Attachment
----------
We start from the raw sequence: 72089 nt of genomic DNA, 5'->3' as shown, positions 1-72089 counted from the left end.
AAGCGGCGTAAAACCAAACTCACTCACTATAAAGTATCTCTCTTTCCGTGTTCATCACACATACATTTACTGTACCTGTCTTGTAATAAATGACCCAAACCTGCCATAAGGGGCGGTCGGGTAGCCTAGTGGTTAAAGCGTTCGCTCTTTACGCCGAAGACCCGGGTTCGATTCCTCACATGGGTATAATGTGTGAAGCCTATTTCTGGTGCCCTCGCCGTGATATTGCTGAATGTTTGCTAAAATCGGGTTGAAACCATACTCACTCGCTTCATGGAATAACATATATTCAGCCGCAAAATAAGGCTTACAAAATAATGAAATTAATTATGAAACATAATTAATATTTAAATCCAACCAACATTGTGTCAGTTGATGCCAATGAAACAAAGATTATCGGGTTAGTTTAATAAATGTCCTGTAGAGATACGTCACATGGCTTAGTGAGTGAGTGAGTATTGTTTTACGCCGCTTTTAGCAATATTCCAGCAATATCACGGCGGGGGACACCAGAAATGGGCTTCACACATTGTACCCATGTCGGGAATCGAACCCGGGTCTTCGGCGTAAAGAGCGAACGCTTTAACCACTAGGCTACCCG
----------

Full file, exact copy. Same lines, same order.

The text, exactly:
We start from the raw sequence: 72089 nt of genomic DNA, 5'->3' as shown, positions 1-72089 counted from the left end.
AAGCGGCGTAAAACCAAACTCACTCACTATAAAGTATCTCTCTTTCCGTGTTCATCACACATACATTTACTGTACCTGTCTTGTAATAAATGACCCAAACCTGCCATAAGGGGCGGTCGGGTAGCCTAGTGGTTAAAGCGTTCGCTCTTTACGCCGAAGACCCGGGTTCGATTCCTCACATGGGTATAATGTGTGAAGCCTATTTCTGGTGCCCTCGCCGTGATATTGCTGAATGTTTGCTAAAATCGGGTTGAAACCATACTCACTCGCTTCATGGAATAACATATATTCAGCCGCAAAATAAGGCTTACAAAATAATGAAATTAATTATGAAACATAATTAATATTTAAATCCAACCAACATTGTGTCAGTTGATGCCAATGAAACAAAGATTATCGGGTTAGTTTAATAAATGTCCTGTAGAGATACGTCACATGGCTTAGTGAGTGAGTGAGTATTGTTTTACGCCGCTTTTAGCAATATTCCAGCAATATCACGGCGGGGGACACCAGAAATGGGCTTCACACATTGTACCCATGTCGGGAATCGAACCCGGGTCTTCGGCGTAAAGAGCGAACGCTTTAACCACTAGGCTACCCG